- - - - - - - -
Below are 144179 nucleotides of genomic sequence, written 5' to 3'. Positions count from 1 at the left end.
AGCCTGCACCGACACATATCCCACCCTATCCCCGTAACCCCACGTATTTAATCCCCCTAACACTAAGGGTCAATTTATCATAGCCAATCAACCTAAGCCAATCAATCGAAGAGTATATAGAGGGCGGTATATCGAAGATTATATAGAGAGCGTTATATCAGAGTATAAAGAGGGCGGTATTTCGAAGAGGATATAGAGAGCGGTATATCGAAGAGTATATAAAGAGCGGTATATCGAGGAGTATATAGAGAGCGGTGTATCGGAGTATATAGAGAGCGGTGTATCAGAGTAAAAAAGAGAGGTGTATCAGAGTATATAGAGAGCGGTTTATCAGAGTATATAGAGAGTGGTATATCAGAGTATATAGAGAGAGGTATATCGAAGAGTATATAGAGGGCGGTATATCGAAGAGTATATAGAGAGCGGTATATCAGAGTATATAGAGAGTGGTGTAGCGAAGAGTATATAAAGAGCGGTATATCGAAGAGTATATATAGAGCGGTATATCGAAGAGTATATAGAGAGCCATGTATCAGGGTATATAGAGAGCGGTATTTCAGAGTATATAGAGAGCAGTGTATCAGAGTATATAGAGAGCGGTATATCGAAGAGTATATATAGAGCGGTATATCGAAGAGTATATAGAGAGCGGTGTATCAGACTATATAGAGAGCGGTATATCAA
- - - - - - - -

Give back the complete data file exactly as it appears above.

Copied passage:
Below are 144179 nucleotides of genomic sequence, written 5' to 3'. Positions count from 1 at the left end.
AGCCTGCACCGACACATATCCCACCCTATCCCCGTAACCCCACGTATTTAATCCCCCTAACACTAAGGGTCAATTTATCATAGCCAATCAACCTAAGCCAATCAATCGAAGAGTATATAGAGGGCGGTATATCGAAGATTATATAGAGAGCGTTATATCAGAGTATAAAGAGGGCGGTATTTCGAAGAGGATATAGAGAGCGGTATATCGAAGAGTATATAAAGAGCGGTATATCGAGGAGTATATAGAGAGCGGTGTATCGGAGTATATAGAGAGCGGTGTATCAGAGTAAAAAAGAGAGGTGTATCAGAGTATATAGAGAGCGGTTTATCAGAGTATATAGAGAGTGGTATATCAGAGTATATAGAGAGAGGTATATCGAAGAGTATATAGAGGGCGGTATATCGAAGAGTATATAGAGAGCGGTATATCAGAGTATATAGAGAGTGGTGTAGCGAAGAGTATATAAAGAGCGGTATATCGAAGAGTATATATAGAGCGGTATATCGAAGAGTATATAGAGAGCCATGTATCAGGGTATATAGAGAGCGGTATTTCAGAGTATATAGAGAGCAGTGTATCAGAGTATATAGAGAGCGGTATATCGAAGAGTATATATAGAGCGGTATATCGAAGAGTATATAGAGAGCGGTGTATCAGACTATATAGAGAGCGGTATATCAA